By Sourish Bhattacharyya
IT WAS Tanveer Kwatra, the extremely creative Executive Chef of Pullman Central Park Gurgaon in whose passion I see shades of Bill Marchetti, who first volunteered to take me to the Le Carne Cuts production facility in Manesar, the upcoming industrial suburb of India's 'Millennium City', Gurgaon. He said he knew the Le Carne Cuts Master Butcher Sigi Maletzki from his days in Melbourne, Australia, and showcased sausages from the company on the popular Sunday brunch menu of Sen5es. Maletzki, whose wife Gilly is the Head of Sales at Le Carne Cuts, previously had a long stint with Australia's quality meat producer, Top Cut, and its East Asian subsidiary, Tender Plus.
The conversation came back to me a couple of days back, when I visited Aahar 2014, India's premier food show at Pragati Maidan, and met the gregarious Tarsillo Natalone, the owner of Flavors, who was effusive in his praise for the chicken pepperoni that he had sourced from Le Carne Cuts for his pizzas. It was finally the busy restaurant consultant, Ramindar Bakshi, who put me in touch with Bharat Singh, a former executive at the independent private equity advisory firm, Campbell Lutyens, and now one of the five directors of Primo Foods Private Limited, the holding company of Le Carne Cuts.
Primo Foods is a privately held Indo-Australian joint venture company led by Moin Akhtar Qureshi, one of the country's leading meat exporters and President of the Doon School Old Boys Society. The company's Australian directors are Marvin Fayman, Joshua Fayman and David Joshua Grajzman. It was incorporated on January 18, 2013, and its production facility, an out-of-work garment-manufacturing factory, is studded with state-of-the-art German and Australian machinery.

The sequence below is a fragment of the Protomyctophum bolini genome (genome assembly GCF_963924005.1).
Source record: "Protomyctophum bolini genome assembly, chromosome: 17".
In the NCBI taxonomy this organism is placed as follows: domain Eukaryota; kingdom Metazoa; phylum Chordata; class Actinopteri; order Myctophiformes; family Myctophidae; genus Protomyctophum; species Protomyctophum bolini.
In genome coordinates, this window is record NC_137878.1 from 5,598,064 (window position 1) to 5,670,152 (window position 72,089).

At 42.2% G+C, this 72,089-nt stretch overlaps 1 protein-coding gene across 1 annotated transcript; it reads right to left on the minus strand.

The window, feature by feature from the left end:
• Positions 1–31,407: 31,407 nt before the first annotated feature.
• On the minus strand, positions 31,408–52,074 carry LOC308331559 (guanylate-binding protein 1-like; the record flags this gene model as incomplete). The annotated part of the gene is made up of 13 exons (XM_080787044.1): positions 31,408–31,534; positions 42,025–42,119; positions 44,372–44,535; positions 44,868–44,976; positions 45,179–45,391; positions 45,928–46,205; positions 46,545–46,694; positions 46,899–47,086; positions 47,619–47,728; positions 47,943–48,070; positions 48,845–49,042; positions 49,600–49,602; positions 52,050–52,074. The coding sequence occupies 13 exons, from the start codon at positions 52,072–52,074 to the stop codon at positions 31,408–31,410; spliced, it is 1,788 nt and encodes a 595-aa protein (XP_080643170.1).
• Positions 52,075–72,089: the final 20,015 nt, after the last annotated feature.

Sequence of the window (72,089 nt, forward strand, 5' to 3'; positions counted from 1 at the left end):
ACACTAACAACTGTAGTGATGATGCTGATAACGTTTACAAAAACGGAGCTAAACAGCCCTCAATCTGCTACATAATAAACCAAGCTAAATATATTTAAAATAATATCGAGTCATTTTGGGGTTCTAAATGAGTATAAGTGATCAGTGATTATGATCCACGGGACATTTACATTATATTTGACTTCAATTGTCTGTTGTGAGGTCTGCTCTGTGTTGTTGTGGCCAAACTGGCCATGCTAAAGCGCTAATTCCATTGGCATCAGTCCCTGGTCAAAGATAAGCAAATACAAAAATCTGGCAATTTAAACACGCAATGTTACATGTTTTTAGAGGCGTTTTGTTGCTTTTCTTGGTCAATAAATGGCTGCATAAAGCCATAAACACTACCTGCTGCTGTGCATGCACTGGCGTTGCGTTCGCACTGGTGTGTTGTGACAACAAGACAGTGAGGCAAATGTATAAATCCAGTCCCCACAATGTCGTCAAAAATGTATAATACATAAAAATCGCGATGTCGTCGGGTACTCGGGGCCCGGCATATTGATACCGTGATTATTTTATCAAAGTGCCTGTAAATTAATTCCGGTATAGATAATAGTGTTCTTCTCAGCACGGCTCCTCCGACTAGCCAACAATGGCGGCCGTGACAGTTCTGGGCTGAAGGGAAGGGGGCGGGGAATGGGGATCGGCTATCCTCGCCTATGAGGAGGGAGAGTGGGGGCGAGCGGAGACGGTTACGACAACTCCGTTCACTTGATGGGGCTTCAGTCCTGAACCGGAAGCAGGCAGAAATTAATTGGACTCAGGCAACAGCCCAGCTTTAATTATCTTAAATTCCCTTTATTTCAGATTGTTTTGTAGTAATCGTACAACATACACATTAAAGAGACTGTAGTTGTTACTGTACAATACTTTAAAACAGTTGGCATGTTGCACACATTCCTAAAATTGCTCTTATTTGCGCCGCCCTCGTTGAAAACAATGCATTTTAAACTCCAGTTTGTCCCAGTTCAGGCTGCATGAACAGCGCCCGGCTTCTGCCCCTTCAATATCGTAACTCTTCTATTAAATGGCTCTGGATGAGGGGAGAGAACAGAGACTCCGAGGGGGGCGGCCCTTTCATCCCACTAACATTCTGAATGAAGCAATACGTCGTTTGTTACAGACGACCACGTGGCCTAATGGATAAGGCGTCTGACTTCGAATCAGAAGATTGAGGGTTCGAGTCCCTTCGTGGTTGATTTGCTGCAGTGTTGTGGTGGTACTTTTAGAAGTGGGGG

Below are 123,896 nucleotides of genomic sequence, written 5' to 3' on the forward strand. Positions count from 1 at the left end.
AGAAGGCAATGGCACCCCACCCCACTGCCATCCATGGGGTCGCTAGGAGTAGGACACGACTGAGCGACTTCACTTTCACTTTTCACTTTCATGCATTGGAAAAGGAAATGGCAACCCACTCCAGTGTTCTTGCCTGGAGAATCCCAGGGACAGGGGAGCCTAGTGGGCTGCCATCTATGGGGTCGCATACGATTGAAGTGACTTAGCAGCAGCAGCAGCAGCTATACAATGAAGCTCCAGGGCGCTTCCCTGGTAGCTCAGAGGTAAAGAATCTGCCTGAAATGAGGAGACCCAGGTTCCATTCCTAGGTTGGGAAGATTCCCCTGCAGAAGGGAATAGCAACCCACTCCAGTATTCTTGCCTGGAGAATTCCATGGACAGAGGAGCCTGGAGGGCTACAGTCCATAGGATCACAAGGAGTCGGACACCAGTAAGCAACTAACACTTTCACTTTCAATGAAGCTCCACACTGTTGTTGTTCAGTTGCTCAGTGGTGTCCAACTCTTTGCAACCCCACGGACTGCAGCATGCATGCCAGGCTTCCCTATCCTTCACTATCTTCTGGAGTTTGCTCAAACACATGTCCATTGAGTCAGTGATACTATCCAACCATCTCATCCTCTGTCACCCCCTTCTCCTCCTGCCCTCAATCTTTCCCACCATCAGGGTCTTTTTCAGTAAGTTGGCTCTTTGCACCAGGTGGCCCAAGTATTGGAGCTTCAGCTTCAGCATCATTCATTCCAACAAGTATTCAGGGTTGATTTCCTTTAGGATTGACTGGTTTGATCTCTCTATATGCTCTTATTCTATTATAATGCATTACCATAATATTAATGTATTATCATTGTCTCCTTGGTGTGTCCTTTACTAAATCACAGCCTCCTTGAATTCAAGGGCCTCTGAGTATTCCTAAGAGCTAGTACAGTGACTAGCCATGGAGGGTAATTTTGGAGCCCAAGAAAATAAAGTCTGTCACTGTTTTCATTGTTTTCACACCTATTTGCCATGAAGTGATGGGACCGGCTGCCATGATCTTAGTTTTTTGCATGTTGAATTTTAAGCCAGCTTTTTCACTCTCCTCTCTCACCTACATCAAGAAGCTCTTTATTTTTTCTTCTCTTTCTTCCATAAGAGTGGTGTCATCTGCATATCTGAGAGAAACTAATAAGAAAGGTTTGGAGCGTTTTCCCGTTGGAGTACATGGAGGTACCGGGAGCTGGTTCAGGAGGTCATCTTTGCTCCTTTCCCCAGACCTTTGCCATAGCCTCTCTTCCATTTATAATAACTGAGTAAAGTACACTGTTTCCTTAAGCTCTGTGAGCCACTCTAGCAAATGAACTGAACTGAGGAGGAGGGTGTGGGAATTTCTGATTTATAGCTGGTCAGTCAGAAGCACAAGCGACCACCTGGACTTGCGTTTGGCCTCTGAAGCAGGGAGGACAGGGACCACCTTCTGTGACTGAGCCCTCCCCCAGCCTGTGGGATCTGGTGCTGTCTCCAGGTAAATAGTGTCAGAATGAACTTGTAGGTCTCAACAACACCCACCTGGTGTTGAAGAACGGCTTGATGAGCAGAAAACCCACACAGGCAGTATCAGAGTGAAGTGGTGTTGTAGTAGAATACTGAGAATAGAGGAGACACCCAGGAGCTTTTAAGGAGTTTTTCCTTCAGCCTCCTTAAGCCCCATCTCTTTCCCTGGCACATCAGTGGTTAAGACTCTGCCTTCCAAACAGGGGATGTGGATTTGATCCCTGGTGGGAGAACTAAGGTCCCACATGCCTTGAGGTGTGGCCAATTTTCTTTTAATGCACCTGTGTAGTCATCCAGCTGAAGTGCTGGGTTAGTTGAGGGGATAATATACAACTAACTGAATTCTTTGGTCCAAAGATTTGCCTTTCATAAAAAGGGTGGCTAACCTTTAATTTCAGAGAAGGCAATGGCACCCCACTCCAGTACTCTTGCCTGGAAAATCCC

Bharat and I connected at the busy Hall No. 10 at Pragati Maidan, he took me to the Le Carne Cuts stall, and then started what I can only describe as a meat feast. Tanveer was around and so was Andrew Parsons, Executive Chef at the Official Residence, High Commission of Canada. What struck me instantly was that I was having sausages that actually tasted and felt like meat in the mouth and not like some rubbery, synthetic mock meat.
My favourite was the juicy pork kransky, a sausage that's hugely popular in Australia -- mildly hot and best eaten in a roll with rustic mustard. Giving it competition were the chicken chorizo sausages, which my boys polished off in a matter of minutes; lamb kabana, which are modelled after the Polish sausages made with pork drawn from pigs fed on potatoes; and the pork krakauer, sausages made from cuts of lean pork, seasoned with pepper, allspice, coriander and garlic, and packed into large casings. The winner, though, was the birchwood-smoked whole chicken, which you can simply microwave and add to your Caesar's salad, or just have by itself. I preferred the second option -- the chicken was too wholesome to need any sexing up.
Finally, we have grown-up meat products in our city. Let us fall in love with them -- like I have. You can get them at Modern Bazaar outlets and at the Japanese store, Yamatoya, in Humayanpur, in the neighbourhood of Safdarjung Enclave.